Wednesday, December 12, 2012

It's farming: Marijuana

Ok, I'm going to talk about something pretty controversial here, and if you're offended by this topic, I'd bypass this whole entry. 
A legal crop

I live in Washington state, and the state as a whole legalized Marijuana (MJ for short) in the most recent election, as did Colorado.  The majority of voters in this state decided that prohibition of MJ wasn't working,and that it was time for a change.  Historic vote. 

Some of the immediate consequences of this were that hundreds of pending criminal cases were dropped in the local court systems across the state.  Thousands of cases actually; each county and each city in the state dropped hundreds. 

I think that this alone was worth the vote.  This means that thousands of people are free of legal fees, fines or the threat of jail.  It means that defense attorneys and prosecuting attorneys can spend their time on other cases, and it means that our prison system doesn't have to spend $32,000 per inmate per year to feed and house these unfortunates.   Humans seem to want to get drunk or high, and making it illegal just steers all of the profits into the hands of criminals -- and in the case of MJ, is one of the primary sources of profits for drug gangs that are destroying Mexico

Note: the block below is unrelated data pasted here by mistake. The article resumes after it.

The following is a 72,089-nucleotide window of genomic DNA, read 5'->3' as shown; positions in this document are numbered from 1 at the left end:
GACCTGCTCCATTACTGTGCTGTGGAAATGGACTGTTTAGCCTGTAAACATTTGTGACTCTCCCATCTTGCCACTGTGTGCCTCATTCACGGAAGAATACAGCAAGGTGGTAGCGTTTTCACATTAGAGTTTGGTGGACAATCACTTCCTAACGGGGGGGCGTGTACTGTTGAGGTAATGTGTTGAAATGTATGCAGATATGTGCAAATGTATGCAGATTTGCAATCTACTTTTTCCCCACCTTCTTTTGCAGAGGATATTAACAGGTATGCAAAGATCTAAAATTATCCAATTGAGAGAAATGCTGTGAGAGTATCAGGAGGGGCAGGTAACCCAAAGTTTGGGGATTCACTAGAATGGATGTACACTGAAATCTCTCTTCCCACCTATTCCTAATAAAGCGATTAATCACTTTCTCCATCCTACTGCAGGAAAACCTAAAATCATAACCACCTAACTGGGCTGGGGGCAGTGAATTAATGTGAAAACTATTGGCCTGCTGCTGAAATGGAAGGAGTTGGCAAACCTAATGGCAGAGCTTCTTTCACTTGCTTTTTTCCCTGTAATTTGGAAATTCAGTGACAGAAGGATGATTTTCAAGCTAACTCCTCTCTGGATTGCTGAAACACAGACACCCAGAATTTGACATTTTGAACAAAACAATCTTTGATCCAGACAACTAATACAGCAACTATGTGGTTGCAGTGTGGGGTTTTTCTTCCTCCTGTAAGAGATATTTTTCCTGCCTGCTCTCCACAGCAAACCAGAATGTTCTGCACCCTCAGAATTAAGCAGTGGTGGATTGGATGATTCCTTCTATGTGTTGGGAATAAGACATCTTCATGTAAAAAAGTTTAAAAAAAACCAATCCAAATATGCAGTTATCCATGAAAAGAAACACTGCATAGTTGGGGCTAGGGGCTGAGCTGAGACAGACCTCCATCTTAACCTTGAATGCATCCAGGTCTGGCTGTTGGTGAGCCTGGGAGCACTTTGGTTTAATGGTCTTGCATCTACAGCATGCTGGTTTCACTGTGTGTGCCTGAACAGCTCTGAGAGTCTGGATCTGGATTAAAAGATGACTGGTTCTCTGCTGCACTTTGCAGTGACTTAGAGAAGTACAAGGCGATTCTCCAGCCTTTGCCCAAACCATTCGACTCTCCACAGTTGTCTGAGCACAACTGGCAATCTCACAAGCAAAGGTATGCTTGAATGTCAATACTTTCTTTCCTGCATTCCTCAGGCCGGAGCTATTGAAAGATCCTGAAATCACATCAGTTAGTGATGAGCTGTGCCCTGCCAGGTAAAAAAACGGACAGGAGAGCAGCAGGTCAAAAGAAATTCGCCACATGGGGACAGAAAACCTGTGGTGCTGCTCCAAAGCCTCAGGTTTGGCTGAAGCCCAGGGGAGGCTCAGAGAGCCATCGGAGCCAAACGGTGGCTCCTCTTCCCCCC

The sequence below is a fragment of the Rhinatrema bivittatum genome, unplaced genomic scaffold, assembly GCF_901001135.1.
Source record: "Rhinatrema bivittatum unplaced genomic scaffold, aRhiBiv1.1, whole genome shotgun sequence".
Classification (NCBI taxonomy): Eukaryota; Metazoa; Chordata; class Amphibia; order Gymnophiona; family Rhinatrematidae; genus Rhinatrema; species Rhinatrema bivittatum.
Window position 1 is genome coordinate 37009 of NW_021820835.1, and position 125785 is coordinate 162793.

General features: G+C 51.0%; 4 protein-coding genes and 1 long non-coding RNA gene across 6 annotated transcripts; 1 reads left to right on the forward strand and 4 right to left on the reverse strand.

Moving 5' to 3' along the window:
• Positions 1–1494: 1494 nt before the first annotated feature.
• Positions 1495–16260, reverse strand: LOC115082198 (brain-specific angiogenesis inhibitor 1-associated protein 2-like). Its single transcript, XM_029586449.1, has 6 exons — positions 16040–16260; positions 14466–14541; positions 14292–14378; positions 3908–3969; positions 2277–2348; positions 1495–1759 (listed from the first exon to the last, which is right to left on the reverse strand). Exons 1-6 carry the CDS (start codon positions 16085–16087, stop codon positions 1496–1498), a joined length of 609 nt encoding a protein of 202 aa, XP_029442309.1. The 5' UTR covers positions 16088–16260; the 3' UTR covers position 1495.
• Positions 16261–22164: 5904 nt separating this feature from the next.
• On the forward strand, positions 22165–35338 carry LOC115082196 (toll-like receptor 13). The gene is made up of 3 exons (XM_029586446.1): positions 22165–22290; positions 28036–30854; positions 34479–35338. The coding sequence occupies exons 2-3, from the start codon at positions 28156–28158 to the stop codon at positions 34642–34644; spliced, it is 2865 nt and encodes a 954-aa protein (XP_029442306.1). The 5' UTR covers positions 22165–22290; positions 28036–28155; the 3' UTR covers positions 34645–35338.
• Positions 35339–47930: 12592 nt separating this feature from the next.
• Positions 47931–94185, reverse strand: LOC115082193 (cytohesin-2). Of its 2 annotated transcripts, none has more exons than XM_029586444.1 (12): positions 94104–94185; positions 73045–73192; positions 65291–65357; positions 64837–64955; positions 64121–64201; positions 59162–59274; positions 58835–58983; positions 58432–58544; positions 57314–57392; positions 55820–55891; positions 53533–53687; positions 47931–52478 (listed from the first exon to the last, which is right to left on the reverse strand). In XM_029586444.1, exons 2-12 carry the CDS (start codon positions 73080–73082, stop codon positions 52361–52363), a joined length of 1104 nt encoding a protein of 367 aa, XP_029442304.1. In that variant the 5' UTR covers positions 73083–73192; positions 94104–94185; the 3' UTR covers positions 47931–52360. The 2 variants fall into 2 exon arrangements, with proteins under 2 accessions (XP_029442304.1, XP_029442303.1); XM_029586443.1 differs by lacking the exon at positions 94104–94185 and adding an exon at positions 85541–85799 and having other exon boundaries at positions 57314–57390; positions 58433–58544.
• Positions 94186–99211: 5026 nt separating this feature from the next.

I talk to quite a few farmers on a pretty regular basis.  Every single one of them is looking at the possibility of raising some quantity of MJ.  In fact, I cannot say that I've seen anything else capture the attention of every single farmer like this one has.  Unless there's some sort of limit on producer licenses, I think that we may well see tens of thousands of MJ producers in Washington State. 

Doing a little bit of gardening, farm-scale.   Wonder what I could plant there?